Environment Climate Under the Canopy Under the Canopy
Journey into the largest tract of tropical rainforest on our planet — the Amazon.
Narrated by indigenous guide, Kamanja Panashekung, and actor Lee Pace, this new virtual reality film by Conservation International and Jaunt VR takes you into the Amazon and urges the protection of world’s largest rainforest.
This film was made possible with support from the MacArthur Foundation. Distribution support is provided by SC Johnson, with additional support provided by the Tiffany and Co. Foundation and HP Inc.
“Under the Canopy” can be viewed in virtual reality on any VR headset via the Jaunt VR app at
Help protect the Amazon by sharing the film with your social networks and supporting CI’s Protect an Acre program at
Learn more at
Climate | March 2023
Rachel Sussman is a contemporary artist based in Brooklyn.
Sussman is a Guggenheim, NYFA, and MacDowell Colony Fellow, and two-time TED speaker. Her critically acclaimed, decade-long project “The Oldest Living Things in the World” combines art, science, and philosophy into a traveling exhibition and New York Times bestselling book.
Stephen Nicholson’s career in forest health and protection spans almost five decades, during which he has dedicated himself to developing and improving methods for applying pesticides and training others in their use. Today, we have the privilege of discussing his expertise and accomplishments in forest health and protection.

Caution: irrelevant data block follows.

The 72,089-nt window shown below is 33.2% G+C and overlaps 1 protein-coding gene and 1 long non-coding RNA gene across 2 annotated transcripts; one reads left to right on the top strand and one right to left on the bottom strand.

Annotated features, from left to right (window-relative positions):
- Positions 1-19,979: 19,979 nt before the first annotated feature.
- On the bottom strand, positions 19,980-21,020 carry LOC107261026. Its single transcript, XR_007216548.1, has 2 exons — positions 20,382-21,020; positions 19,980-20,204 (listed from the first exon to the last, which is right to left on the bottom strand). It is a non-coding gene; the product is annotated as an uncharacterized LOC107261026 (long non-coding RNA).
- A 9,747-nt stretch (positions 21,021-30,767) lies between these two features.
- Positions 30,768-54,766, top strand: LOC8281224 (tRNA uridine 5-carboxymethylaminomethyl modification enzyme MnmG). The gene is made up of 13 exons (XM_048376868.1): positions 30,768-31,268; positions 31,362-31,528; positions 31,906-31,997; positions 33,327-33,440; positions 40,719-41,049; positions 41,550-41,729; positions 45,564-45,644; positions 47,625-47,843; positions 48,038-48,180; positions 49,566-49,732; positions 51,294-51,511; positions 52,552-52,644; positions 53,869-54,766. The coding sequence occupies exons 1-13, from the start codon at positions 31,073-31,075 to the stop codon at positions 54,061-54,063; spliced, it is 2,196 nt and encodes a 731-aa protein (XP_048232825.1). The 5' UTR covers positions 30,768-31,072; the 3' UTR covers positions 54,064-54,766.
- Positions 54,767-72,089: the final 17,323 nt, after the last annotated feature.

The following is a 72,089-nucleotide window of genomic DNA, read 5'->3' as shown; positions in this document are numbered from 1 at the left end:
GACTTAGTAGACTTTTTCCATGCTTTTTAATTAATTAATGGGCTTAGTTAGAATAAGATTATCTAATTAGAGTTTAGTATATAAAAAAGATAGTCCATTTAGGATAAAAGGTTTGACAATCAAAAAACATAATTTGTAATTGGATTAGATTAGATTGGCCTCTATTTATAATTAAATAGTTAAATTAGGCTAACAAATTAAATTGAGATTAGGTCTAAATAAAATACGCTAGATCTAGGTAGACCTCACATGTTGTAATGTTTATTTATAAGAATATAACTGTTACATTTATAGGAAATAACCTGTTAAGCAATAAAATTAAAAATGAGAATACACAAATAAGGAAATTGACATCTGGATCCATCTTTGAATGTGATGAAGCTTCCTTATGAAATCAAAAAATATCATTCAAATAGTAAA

By releasing greenhouse gases into the atmosphere, humans are changing the global climate in ways that are affecting the marine environment in terms of weather patterns, water temperature, sea level, ocean chemistry, currents, coastal erosion and the frequency of storms.
Seeing the forest through the trees is an expression you may not think of when the topic of global warming comes up. However, 31% of the earth’s surface is covered by trees and each one is working overtime to sequester carbon to combat global warming. Carbon sequestration is a natural or artificial process by which carbon dioxide is removed from the atmosphere and held in solid or liquid form, and it is estimated that forests absorb approximately 7.6 billion metric tons of carbon annually.